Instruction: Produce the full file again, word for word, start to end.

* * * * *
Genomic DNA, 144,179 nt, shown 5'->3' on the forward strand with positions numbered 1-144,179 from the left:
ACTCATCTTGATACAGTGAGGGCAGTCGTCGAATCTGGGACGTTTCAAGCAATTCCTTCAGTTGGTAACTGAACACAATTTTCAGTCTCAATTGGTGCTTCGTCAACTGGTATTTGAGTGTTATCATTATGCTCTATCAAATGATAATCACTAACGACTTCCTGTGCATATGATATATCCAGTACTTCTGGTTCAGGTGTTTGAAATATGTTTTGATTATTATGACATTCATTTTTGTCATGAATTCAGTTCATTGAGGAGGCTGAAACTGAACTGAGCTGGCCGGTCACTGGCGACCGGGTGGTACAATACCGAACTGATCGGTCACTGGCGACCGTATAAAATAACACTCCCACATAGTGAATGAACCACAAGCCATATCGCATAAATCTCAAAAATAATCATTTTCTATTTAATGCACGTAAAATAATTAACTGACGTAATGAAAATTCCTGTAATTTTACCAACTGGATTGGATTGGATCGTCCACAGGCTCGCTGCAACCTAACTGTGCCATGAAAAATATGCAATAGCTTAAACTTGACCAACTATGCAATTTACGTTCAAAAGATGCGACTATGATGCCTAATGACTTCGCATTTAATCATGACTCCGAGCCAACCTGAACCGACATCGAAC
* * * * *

Genomic DNA, 144,179 nt, shown 5'->3' on the forward strand with positions numbered 1-144,179 from the left:
ACTCATCTTGATACAGTGAGGGCAGTCGTCGAATCTGGGACGTTTCAAGCAATTCCTTCAGTTGGTAACTGAACACAATTTTCAGTCTCAATTGGTGCTTCGTCAACTGGTATTTGAGTGTTATCATTATGCTCTATCAAATGATAATCACTAACGACTTCCTGTGCATATGATATATCCAGTACTTCTGGTTCAGGTGTTTGAAATATGTTTTGATTATTATGACATTCATTTTTGTCATGAATTCAGTTCATTGAGGAGGCTGAAACTGAACTGAGCTGGCCGGTCACTGGCGACCGGGTGGTACAATACCGAACTGATCGGTCACTGGCGACCGTATAAAATAACACTCCCACATAGTGAATGAACCACAAGCCATATCGCATAAATCTCAAAAATAATCATTTTCTATTTAATGCACGTAAAATAATTAACTGACGTAATGAAAATTCCTGTAATTTTACCAACTGGATTGGATTGGATCGTCCACAGGCTCGCTGCAACCTAACTGTGCCATGAAAAATATGCAATAGCTTAAACTTGACCAACTATGCAATTTACGTTCAAAAGATGCGACTATGATGCCTAATGACTTCGCATTTAATCATGACTCCGAGCCAACCTGAACCGACATCGAAC